Antonio Vivaldi (1678-1741): Salve regina RV618

Vivaldi wrote three settings of the Salve that survived RV616, RV 617, and RV618, two of these three RV616 and RV618 use identical forces – solo contralto and strings divided into two cori. (If you want to hear RV616 again I wrote about it here: Antonio Vivaldi (1678-1741): Salve regina RV616 | Saturday Chorale, the…

Antonio Vivaldi (1678-1741): Dixit Dominus RV 595

This magnificent setting of Psalm 110 (Vulgate 109) was only rediscovered as a set of locally copied separate parts in the late 1960s in the National Library in Prague. It was almost certainly composed for the Pietà some time before 1717 and I think it very likely that it was amongst the works taken back…

Antonio Vivaldi (1678-1741): Ostro picta RV642

Vivaldi composed Ostro picta for the Pietà’s patronal festival the Visitation of the Blessed Virgin which falls on July 2nd. Based on stylistic grounds I think he must have composed it round about the same time as the Gloria RV589 and could even have composed it as its preceding companion piece. It starts very cheerfully…

Antonio Vivaldi (1678-1741): Laetatus sum RV607

Laetatus sum (I was glad) RV607 the text of which is taken from Psalm 121 in the Vulgate is a companion piece to Vivaldi’s setting of Psalm 116 about which I wrote on April 24th 2014 (See: Antonio Vivaldi (1678-1741): Laudate Dominum RV606 | Saturday Chorale). Companion pieces such as this had an important function…

Antonio Vivaldi (1678-1741): Salve regina RV617

This is one one three settings by Vivaldi of the Marian antiphon Salve regina that are known to survive. It’s the earliest, and the most unusual of the three. In fact ‘unusual’ is to put it mildly – it’s one his most original compositions in any genre and a piece of music in which his…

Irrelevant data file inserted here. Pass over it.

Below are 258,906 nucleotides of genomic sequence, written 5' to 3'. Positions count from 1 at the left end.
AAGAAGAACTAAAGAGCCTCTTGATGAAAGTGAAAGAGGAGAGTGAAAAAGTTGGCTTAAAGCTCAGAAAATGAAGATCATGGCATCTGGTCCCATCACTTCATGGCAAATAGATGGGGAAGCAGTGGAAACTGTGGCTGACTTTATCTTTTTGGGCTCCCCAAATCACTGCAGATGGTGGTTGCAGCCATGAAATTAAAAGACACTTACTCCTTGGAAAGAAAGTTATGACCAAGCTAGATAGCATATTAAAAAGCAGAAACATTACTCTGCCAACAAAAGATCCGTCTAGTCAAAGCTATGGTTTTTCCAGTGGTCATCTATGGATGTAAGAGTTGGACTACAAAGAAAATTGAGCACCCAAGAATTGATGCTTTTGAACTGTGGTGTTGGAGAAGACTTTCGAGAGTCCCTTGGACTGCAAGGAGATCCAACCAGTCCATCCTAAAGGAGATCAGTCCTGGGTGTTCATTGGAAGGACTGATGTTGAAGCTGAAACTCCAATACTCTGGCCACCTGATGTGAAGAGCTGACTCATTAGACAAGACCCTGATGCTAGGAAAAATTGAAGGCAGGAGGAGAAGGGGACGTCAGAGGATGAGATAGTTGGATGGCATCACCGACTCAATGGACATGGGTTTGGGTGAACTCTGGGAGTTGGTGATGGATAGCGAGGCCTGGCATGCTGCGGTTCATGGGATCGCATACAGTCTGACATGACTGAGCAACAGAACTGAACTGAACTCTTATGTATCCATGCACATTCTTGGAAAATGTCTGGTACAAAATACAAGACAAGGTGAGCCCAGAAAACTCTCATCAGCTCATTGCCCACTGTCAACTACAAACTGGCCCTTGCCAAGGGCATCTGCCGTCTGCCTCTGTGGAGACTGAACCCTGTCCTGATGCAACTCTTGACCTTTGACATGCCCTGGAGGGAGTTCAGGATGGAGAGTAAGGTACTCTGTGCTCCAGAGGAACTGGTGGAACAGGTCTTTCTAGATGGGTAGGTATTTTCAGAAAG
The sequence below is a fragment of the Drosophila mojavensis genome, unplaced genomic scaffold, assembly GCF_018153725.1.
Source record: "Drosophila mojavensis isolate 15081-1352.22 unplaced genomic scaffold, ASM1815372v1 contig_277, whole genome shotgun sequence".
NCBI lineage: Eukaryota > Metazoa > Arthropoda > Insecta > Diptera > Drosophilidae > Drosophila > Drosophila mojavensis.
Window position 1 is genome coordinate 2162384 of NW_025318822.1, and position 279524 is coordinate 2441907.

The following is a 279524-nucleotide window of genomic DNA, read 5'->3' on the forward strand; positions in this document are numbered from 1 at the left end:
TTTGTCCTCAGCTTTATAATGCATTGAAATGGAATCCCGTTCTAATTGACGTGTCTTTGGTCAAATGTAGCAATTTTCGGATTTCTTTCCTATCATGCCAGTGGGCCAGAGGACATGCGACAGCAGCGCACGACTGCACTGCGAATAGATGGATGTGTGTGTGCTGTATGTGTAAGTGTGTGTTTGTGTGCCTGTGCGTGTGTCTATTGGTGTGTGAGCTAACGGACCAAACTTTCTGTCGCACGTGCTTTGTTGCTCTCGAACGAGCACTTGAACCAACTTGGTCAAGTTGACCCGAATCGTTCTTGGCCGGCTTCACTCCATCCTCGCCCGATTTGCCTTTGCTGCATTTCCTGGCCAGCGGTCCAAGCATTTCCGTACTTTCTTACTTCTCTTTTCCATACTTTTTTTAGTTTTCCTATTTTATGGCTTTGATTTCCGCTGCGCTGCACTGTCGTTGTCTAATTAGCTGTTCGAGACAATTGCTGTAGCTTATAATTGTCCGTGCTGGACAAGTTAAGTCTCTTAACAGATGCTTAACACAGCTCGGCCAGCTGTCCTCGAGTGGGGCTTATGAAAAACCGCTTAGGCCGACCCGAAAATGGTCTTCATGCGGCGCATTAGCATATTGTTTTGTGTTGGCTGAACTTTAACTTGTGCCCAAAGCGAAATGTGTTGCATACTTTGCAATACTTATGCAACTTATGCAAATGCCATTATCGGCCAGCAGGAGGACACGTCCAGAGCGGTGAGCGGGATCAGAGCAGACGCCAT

Antonio Vivaldi (1678-1741): Laudate Dominum RV606

Vivaldi’s powerful and concise setting of Psalm 116 (117 in Protestant bibles) for choir and strings is one of my favourites. It dates from his ‘first’ period at the Pietà because it’s so short – there’re only two verses plus the Lesser Doxology Vivaldi had to find a way of making it musically interesting. He…

Antonio Vivaldi (1678-1741): Domine ad adiuvandum RV593

This is one of the most perfect pieces of music that Vivaldi ever wrote.  The text is half a verse from Psalm 69 (70) as a response to the versicle with which Vespers begins ‘Deus in adjutorium meum intende‘. It’s one of a group of large-scale double choir works that Vivaldi wrote during the 1720s.…

Antonio Vivaldi (1678-1741): Salve regina RV616

In some ways this setting of the Salve is very similar to Vivaldi’s G minor setting (RV618). Both settings are for an alto soloist, Vivaldi divided his strings between two cori and made use of woodwind obbligato instruments in each, and both have a a six-movement structure. So much for the similarities – the differences…

Antonio Vivaldi (1678-1741): In exitu Israel RV604

This Psalm (113 in the Vulgate and 114 combined with 115 in Protestant bibles) has alway been something of a nightmare for composers. Even if you forget all about the two verses of the doxology you’re still left with the problem of how to maintain musical momentum and interest through twenty-seven verses. Vivaldi’s setting dates…